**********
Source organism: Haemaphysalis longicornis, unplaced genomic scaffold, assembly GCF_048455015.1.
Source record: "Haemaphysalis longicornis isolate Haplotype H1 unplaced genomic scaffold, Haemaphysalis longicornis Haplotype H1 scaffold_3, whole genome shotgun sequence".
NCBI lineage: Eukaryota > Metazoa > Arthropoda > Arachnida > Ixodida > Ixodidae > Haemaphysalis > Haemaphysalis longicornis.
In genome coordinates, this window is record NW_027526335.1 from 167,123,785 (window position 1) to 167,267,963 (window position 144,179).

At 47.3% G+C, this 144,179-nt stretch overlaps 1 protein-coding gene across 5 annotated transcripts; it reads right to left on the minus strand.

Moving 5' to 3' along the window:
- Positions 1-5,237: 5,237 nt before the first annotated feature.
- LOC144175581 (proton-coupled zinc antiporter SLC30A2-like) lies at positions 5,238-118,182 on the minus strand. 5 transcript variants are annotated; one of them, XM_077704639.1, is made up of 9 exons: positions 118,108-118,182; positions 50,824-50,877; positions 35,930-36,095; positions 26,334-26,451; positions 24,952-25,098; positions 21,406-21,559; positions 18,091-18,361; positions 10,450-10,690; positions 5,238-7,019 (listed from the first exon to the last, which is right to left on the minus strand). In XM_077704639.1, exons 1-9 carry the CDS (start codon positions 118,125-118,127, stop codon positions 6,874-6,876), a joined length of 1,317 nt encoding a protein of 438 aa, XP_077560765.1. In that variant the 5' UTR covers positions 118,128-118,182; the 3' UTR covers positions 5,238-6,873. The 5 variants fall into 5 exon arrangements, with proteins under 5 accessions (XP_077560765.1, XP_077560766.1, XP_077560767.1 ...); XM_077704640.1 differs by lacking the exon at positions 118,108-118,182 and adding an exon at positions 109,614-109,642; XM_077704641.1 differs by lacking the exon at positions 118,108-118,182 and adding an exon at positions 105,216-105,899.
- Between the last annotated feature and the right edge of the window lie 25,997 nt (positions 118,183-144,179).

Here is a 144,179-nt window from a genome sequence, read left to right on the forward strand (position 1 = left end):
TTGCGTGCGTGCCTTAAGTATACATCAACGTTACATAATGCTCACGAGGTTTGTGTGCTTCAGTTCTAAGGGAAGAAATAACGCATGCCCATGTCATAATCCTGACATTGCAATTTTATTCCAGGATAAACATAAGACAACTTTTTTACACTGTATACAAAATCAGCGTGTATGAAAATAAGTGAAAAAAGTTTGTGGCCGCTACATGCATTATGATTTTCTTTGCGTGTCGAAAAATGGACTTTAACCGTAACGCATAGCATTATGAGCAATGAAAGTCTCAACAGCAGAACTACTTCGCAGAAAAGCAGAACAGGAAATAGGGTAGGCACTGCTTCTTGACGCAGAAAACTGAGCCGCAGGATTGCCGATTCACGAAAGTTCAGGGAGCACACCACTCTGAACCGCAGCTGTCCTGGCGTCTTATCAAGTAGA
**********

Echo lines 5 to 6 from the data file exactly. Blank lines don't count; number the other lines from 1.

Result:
At 47.3% G+C, this 144,179-nt stretch overlaps 1 protein-coding gene across 5 annotated transcripts; it reads right to left on the minus strand.

Moving 5' to 3' along the window: